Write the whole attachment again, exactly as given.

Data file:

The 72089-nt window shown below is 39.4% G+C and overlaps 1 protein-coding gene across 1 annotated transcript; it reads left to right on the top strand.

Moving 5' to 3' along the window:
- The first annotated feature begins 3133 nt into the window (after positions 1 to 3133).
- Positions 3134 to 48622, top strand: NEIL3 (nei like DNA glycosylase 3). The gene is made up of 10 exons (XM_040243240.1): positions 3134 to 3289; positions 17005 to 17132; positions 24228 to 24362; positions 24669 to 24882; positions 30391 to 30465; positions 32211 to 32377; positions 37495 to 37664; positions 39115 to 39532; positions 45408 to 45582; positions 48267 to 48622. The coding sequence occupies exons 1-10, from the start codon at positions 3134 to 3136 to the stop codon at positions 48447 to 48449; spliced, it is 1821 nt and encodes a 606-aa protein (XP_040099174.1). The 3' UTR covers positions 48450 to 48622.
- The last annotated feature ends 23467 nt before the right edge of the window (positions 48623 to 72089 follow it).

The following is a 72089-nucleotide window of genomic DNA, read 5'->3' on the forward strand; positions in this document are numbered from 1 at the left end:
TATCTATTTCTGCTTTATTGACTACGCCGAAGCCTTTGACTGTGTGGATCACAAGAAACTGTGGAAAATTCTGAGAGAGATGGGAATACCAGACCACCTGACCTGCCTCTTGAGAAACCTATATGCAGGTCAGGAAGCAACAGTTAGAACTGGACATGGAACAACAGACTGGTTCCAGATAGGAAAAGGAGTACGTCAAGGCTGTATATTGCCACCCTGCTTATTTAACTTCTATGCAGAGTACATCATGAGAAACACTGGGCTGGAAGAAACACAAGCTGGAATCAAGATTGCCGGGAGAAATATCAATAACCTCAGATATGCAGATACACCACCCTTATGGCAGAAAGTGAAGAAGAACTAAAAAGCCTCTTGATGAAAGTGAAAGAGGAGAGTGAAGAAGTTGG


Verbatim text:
The 72089-nt window shown below is 39.4% G+C and overlaps 1 protein-coding gene across 1 annotated transcript; it reads left to right on the top strand.

Moving 5' to 3' along the window:
- The first annotated feature begins 3133 nt into the window (after positions 1 to 3133).
- Positions 3134 to 48622, top strand: NEIL3 (nei like DNA glycosylase 3). The gene is made up of 10 exons (XM_040243240.1): positions 3134 to 3289; positions 17005 to 17132; positions 24228 to 24362; positions 24669 to 24882; positions 30391 to 30465; positions 32211 to 32377; positions 37495 to 37664; positions 39115 to 39532; positions 45408 to 45582; positions 48267 to 48622. The coding sequence occupies exons 1-10, from the start codon at positions 3134 to 3136 to the stop codon at positions 48447 to 48449; spliced, it is 1821 nt and encodes a 606-aa protein (XP_040099174.1). The 3' UTR covers positions 48450 to 48622.
- The last annotated feature ends 23467 nt before the right edge of the window (positions 48623 to 72089 follow it).

The following is a 72089-nucleotide window of genomic DNA, read 5'->3' on the forward strand; positions in this document are numbered from 1 at the left end:
TATCTATTTCTGCTTTATTGACTACGCCGAAGCCTTTGACTGTGTGGATCACAAGAAACTGTGGAAAATTCTGAGAGAGATGGGAATACCAGACCACCTGACCTGCCTCTTGAGAAACCTATATGCAGGTCAGGAAGCAACAGTTAGAACTGGACATGGAACAACAGACTGGTTCCAGATAGGAAAAGGAGTACGTCAAGGCTGTATATTGCCACCCTGCTTATTTAACTTCTATGCAGAGTACATCATGAGAAACACTGGGCTGGAAGAAACACAAGCTGGAATCAAGATTGCCGGGAGAAATATCAATAACCTCAGATATGCAGATACACCACCCTTATGGCAGAAAGTGAAGAAGAACTAAAAAGCCTCTTGATGAAAGTGAAAGAGGAGAGTGAAGAAGTTGG